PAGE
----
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South Australia in 2016: Poor, old, slow-growing but generous with our time

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South Australia is the second-poorest, the second-oldest and the second-least religious state in Australia, according to the latest census figures released this morning.

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South Australia was pipped at the post by Tasmania on a number of indicators, including lowest personal and household income, lowest population growth, lowest religious affiliation and highest average age.

We also had the equal-second-lowest rate of overseas-born residents. But we marginally best the Apple Isle, and the rest of the nation, as the volunteer state.

Second-poorest

South Australia had the second-lowest median weekly personal income ($600) and household income ($1206) of all the states and territories in 2016.

Tasmania had the lowest personal income ($573) and household income ($948).

The strongest personal income numbers were for the Northern Territory, at $871 per week.

Second-slowest growing

Adelaide had the country’s second-lowest capital city population growth rate: 5.8 per cent.

Hobart’s population grew by 5.1 per cent between 2011 and 2016, making it the only capital city with a slower-growing population than Adelaide.

Australia’s fastest-growing capital is Darwin, at 13.5 per cent, followed by Perth, at 12.4 per cent, and Melbourne, at 12.1 per cent.

On census night, there were 1,676,653 residents living in South Australia – that’s just over 80,000 more residents than in 2011.

There were about 2000 more people living in the Adelaide CBD in 2016 than in 2011 – rising to a total of 22,000 residents – giving the region the state’s second-highest population growth rate.

The City of Playford was growing faster. Its growth rate was 13 per cent – bringing its population from 80,000 residents in 2011 to 90,000 in 2016.

Second-oldest

The average South Australian was 40 years old in 2016, making the state’s population Australia’s second-oldest.

The median age of a South Australian was 39 in 2011.

The average Tasmanian is now 42, up from 40 in 2011.

The Northern Territory has the country’s youngest population. The median age there is 32.

Second-least religious

South Australia had the second-highest proportion of people with no religious affiliation in the country in the 2016 census, at 35.4 per cent.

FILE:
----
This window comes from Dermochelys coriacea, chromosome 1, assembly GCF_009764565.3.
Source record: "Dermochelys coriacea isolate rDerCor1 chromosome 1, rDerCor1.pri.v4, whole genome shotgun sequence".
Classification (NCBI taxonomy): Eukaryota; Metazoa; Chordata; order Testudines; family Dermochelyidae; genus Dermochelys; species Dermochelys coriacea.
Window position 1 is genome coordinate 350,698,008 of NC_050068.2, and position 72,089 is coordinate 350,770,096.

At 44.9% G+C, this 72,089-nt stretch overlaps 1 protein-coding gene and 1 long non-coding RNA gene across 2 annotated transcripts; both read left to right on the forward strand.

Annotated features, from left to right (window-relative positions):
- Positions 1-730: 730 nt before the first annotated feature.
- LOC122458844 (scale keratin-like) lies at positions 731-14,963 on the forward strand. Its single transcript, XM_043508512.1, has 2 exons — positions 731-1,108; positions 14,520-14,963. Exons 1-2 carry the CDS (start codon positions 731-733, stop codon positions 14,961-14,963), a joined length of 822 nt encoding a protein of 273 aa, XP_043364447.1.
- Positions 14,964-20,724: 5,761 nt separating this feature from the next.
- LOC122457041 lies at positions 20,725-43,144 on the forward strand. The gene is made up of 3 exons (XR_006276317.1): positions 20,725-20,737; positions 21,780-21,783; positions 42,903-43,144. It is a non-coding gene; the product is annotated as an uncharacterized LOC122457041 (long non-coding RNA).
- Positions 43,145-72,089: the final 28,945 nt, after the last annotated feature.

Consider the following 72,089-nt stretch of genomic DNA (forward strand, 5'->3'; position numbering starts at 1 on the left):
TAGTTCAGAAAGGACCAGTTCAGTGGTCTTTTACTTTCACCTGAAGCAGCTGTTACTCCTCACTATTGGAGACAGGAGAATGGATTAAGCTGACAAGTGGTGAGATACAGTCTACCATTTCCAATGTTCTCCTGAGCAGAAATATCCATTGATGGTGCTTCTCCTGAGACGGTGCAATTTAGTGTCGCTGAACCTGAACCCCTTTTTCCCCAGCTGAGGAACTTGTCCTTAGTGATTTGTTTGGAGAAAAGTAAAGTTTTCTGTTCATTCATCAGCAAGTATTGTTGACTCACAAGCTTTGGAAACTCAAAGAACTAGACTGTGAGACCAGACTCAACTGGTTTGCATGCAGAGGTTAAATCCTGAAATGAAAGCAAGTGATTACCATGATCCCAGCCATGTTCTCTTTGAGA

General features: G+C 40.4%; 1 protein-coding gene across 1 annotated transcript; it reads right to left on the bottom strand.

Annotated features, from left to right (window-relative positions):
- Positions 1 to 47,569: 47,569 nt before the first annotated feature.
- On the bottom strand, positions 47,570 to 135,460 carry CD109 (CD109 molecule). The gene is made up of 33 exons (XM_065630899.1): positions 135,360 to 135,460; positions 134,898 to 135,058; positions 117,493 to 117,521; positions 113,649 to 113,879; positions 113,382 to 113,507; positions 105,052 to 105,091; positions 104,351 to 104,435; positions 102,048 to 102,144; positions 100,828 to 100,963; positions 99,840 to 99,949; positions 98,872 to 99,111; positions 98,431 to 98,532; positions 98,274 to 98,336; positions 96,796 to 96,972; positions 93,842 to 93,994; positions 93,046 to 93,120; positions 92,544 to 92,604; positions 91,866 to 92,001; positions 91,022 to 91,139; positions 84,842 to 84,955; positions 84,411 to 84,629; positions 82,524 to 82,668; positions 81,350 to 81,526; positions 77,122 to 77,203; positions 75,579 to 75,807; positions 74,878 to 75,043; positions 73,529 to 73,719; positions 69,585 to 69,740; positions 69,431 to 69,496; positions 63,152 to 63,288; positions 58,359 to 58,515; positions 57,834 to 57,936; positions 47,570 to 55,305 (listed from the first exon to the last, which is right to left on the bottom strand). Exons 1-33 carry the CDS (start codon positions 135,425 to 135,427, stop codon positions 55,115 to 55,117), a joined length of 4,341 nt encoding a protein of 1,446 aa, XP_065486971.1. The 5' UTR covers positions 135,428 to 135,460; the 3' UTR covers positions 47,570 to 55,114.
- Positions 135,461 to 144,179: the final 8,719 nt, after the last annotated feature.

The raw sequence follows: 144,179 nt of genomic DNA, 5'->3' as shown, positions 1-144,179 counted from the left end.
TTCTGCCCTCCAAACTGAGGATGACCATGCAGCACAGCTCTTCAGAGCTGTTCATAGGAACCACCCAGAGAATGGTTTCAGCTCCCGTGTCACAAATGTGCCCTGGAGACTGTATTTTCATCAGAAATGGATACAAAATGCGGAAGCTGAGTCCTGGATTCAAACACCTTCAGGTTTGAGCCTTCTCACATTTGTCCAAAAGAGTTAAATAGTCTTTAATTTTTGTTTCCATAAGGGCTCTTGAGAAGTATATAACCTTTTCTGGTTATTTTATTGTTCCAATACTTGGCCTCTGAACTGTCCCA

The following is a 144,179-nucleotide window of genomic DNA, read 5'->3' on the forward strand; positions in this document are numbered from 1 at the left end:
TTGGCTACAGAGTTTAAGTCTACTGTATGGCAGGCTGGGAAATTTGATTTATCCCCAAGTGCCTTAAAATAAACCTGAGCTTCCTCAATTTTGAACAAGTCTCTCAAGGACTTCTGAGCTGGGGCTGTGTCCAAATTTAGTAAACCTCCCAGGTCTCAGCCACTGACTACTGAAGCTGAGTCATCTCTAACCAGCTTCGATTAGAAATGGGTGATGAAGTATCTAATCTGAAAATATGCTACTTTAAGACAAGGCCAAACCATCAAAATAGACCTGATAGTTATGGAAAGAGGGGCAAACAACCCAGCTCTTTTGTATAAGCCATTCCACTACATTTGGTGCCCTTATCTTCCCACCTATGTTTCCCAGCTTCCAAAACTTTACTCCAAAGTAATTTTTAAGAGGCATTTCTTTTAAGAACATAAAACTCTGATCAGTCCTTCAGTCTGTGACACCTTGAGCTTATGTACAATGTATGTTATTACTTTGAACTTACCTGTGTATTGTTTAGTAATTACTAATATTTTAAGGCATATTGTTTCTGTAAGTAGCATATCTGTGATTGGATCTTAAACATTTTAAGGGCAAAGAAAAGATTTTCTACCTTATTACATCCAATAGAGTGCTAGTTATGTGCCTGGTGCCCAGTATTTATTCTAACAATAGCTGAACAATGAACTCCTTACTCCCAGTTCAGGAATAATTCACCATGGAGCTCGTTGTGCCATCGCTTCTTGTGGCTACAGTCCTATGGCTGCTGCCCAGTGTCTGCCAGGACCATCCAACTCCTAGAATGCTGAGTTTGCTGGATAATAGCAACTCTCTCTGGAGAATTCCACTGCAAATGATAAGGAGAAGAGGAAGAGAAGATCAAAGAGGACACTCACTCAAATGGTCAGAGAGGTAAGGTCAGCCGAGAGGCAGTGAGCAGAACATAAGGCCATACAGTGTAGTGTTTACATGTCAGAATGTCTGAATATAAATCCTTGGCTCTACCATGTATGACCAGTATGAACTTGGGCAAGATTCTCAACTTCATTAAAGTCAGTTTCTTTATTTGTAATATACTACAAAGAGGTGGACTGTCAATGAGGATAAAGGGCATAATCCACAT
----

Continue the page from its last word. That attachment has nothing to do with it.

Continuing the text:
Almost double the number of people that marked ‘Catholic’ (301,034) marked ‘no religion’ (594,313) on their SA census form in 2016.

But Christianity was still the state’s most popular religion at 53.9 per cent overall.

The top five responses by proportion of the state’s population were ‘no religion’ (35.4 per cent), ‘Catholic’ (18 per cent), ‘Anglican’ (10 per cent), ‘not stated’ (9 per cent) and ‘Uniting Church’ (7.1 per cent).

Each of those figures was lower in 2016 than in 2011, except ‘no religion’, which had jumped 7.8 per cent.

The top five religious affiliation responses from South Australians according to the ABS.

Tasmania has the highest rate of ‘no religion’ responses: 37.8 per cent.

New South Wales recorded the lowest rate of 25.1 per cent.

The top 20 responses for religious affiliation across the country, according to the ABS.

Highest rate of volunteering

South Australia recorded the highest rate of volunteering in Australia.

In 2016, 21.4 per cent of the population said that they volunteered with an organisation or group.

That’s marginally higher than Tasmania‘s rate of 21.3 per cent.

Victoria recorded 19.2 per cent, Western Australia recorded 19 per cent and Queensland recorded 18.8 per cent.

Second-lowest proportion born overseas

More than two-thirds of South Australians (71.1 per cent) were born in Australia: the equal second lowest rate of overseas-born residents, alongside Queensland.

The next-most popular country of origin in SA was England (5.8 per cent), then India (1.6 per cent), China (1.5 per cent), Italy (1.1 per cent) and Vietnam (0.9 per cent).

Tasmania had the highest rate of Australia-born residents (80.7 per cent).

 

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